#8 Tongues is any easy gift to say you possess. Therefore if a Christian group claims to have it I would also look for other gifts such as instant miraculous healings, signs and wonders. When you see tongues discussed in the Bible, it is accompanied by other gifts that are also miraculous (1 Corinthians 12:7-11, 28-30). The other gifts include gifts of healing, which are much more difficult to pretend to possess. One thing that has always shocked me about those who claim to be able to heal others is their lack visits to hospitals. If I knew I had the ability to heal, I would go to the hospital every day. During Jesus’s earthly ministry, there was no such thing as a hospital like we have today, but you do see Jesus going directly to those who are sick and healing them. Why would a faith healer not run to the hospital beds of the sick and heal them? It seems like millions of people claim to have “tongues” but far less claim to be able to heal, and out of those who claim to heal, the evidence of hospital healings seem lacking.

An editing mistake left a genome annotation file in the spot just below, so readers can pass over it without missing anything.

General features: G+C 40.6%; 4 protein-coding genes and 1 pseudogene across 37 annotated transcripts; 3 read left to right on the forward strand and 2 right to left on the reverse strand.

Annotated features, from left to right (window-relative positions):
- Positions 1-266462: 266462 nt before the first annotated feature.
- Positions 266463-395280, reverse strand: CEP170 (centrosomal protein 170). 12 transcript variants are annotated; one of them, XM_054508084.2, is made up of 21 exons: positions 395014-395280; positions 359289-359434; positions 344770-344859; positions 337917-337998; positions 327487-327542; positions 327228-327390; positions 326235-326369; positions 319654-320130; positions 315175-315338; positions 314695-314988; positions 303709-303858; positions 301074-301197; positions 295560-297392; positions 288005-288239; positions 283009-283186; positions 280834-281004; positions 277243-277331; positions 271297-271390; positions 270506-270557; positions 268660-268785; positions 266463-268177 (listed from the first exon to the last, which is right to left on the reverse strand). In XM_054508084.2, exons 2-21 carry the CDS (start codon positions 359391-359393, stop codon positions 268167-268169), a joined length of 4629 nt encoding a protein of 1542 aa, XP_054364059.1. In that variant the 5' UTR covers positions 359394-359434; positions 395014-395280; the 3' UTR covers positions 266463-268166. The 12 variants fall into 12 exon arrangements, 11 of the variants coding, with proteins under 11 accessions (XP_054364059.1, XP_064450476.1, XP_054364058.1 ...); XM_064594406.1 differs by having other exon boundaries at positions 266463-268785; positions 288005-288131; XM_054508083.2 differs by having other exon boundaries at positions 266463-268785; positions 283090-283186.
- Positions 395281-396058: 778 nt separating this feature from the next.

One final note about the future of tongues: In Acts 2:17-21, when tongues appear, Paul quotes Joel 2:28-32 to describe that moment. I see what is happening in Acts 2:17-21 as a small event of a greater event that will take place in the future according to Joel 2. I believe Joel 2 is talking about the tribulation yet to come. Therefore what happened in Acts 2 is just a small picture of what God will do in the future. However, I do not believe the events of Acts 2 continued on from the first century to today. I look forward to Joel 2 being fulfilled in the future.

Those are my thoughts on tongues. If you do or don’t agree with me, I still love you.